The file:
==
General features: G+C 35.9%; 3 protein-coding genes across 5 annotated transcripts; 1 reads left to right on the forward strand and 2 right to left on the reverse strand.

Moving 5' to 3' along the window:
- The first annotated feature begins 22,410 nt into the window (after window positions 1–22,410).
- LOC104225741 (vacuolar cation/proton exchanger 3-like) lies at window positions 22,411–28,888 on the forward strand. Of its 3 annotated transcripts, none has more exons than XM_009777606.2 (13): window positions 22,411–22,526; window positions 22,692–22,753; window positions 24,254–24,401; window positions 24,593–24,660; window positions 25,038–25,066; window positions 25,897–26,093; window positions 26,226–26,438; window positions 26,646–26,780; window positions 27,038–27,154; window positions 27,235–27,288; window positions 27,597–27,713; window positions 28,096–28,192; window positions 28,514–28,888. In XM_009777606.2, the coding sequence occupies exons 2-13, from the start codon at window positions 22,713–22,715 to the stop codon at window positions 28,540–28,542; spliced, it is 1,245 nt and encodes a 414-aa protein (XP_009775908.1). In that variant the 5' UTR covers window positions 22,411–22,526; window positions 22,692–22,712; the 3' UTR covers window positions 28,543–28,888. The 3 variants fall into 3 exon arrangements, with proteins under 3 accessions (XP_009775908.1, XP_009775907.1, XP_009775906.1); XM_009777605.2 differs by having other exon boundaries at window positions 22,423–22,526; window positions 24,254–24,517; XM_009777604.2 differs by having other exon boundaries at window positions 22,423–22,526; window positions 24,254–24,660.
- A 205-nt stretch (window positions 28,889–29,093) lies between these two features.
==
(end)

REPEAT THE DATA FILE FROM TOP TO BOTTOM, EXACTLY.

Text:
General features: G+C 35.9%; 3 protein-coding genes across 5 annotated transcripts; 1 reads left to right on the forward strand and 2 right to left on the reverse strand.

Moving 5' to 3' along the window:
- The first annotated feature begins 22,410 nt into the window (after window positions 1–22,410).
- LOC104225741 (vacuolar cation/proton exchanger 3-like) lies at window positions 22,411–28,888 on the forward strand. Of its 3 annotated transcripts, none has more exons than XM_009777606.2 (13): window positions 22,411–22,526; window positions 22,692–22,753; window positions 24,254–24,401; window positions 24,593–24,660; window positions 25,038–25,066; window positions 25,897–26,093; window positions 26,226–26,438; window positions 26,646–26,780; window positions 27,038–27,154; window positions 27,235–27,288; window positions 27,597–27,713; window positions 28,096–28,192; window positions 28,514–28,888. In XM_009777606.2, the coding sequence occupies exons 2-13, from the start codon at window positions 22,713–22,715 to the stop codon at window positions 28,540–28,542; spliced, it is 1,245 nt and encodes a 414-aa protein (XP_009775908.1). In that variant the 5' UTR covers window positions 22,411–22,526; window positions 22,692–22,712; the 3' UTR covers window positions 28,543–28,888. The 3 variants fall into 3 exon arrangements, with proteins under 3 accessions (XP_009775908.1, XP_009775907.1, XP_009775906.1); XM_009777605.2 differs by having other exon boundaries at window positions 22,423–22,526; window positions 24,254–24,517; XM_009777604.2 differs by having other exon boundaries at window positions 22,423–22,526; window positions 24,254–24,660.
- A 205-nt stretch (window positions 28,889–29,093) lies between these two features.